We woke up at 5:00 a.m. today, packed up all of our gear, and headed over to the "Chow Hall" for breakfast. Eggs, biscuits and gravy, sausage and cereal were on the menu. Then, we were ready to travel to FOB Seattle.
We rode along with a convoy delivering supplies to FOB Seattle. It took several hours to get everyone involved in the convoy to start moving. Everything must be checked and rechecked, leadership reviews military and safety procedures with soldiers and all of that takes time. No one wants to rush through anything. There are clear guidelines and responsibilities for everyone involved. By sticking to all of those rules and regulations, the military aims to make everything the soldiers do safer. Vehicles in these convoys rarely travel above 20 mph, so it takes a long time to get from place to place.
FOB Seattle is smaller than FOB Denver, but looks very similar. All of the living quarters are large tents covered in a hardened foam substance. The foam insulates the living quarters. According to soldiers who have been to the National Training Center before, this foam is something rather new. An air-conditioning system keeps the inside of the tents cool. Indoor-outdoor carpeting covers the floors. It looks and feels a lot like Astroturf. Some soldiers are not allowed to have food inside the tents because desert animals can get attracted to the scent of the food.
There are a lot of different animals and wildlife here at Fort Irwin, but you wouldn't know that if you didn't look closely. Coyotes and lizards are running around, snakes are slithering and ants are crawling throughout the military base. Soldiers have also told us there is a large, endangered species of turtle that lives here. If this rare turtle gets scared, it will urinate. Water is tough to find in a desert. Apparently, if this turtle urinates because of fear, it will die of dehydration. So, if soldiers encounter one of these animals, it becomes a big ordeal and they have to be careful to avoid it. So far, no one we've met has seen of these turtles.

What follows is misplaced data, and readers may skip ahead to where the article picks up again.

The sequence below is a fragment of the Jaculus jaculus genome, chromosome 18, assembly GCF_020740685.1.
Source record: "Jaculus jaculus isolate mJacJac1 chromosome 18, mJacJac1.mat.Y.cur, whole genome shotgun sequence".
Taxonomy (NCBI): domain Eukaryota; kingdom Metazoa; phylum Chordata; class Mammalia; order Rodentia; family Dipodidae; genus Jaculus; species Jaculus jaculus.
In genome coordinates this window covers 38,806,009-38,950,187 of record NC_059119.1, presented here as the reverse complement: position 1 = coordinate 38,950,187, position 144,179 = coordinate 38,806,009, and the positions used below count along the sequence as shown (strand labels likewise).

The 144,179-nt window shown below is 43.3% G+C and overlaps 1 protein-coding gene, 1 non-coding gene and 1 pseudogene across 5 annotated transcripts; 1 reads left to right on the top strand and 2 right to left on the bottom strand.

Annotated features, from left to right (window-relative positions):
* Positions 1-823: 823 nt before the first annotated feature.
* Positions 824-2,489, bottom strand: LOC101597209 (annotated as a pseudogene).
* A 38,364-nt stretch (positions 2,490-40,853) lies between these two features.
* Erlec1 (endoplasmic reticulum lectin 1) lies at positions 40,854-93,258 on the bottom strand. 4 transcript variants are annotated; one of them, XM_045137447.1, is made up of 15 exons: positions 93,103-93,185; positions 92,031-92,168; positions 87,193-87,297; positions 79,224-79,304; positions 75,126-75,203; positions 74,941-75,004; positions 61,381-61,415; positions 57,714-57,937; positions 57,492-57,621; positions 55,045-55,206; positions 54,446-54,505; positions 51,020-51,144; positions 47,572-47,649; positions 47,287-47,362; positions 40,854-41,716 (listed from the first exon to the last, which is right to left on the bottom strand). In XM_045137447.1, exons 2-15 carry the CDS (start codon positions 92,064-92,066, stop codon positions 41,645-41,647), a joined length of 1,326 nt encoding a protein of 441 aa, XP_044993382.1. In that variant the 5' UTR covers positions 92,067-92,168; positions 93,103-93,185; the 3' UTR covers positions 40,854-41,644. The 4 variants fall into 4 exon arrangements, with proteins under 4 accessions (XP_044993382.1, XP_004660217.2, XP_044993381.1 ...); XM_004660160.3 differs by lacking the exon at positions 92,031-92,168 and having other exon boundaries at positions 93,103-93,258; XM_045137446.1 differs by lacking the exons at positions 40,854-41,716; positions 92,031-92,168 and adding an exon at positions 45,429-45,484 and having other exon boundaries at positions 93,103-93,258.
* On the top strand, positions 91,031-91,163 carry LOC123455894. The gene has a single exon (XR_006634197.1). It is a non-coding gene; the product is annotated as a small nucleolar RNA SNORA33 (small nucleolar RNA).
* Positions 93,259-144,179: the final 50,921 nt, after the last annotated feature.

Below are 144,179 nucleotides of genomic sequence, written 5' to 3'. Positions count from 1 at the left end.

Many troops we spoke today were exhausted. The training schedule here is intense at times, but also attempts to allow some rest to make sure everyone stays healthy. We spent some time talking to soldiers who were playing a game of cards to pass the time. While they're out here at the National Training Center, soldiers are not allowed to use computers or cell phones. The military wants everyone to focus on the mission and on getting ready to deploy to Afghanistan. It's been rough on the men and women to lose all contact with their loved ones. Many have told us they can't wait to pick up the phone again.
We spent a large part of our day trying to coordinate with the Iowa National Guard. We are here covering their mission. Part of the military's mission includes working with the media. Soldiers are learning how to work with us, and we're learning how to work with them. Since we've already followed the soldiers at Camp Ripley, MN and Camp Shelby, MS, we have a good idea about how the military system works. However, here at the National Training Center, the process is more challenging to navigate. It's been a learning experience.
Plans and missions change frequently. We're doing our best to keep track and follow along. Everyone has been incredibly friendly and nice to us. Some soldiers say they're getting a bit nervous about going to Afghanistan, but others just want to get out of the NTC and fly over to the Middle East.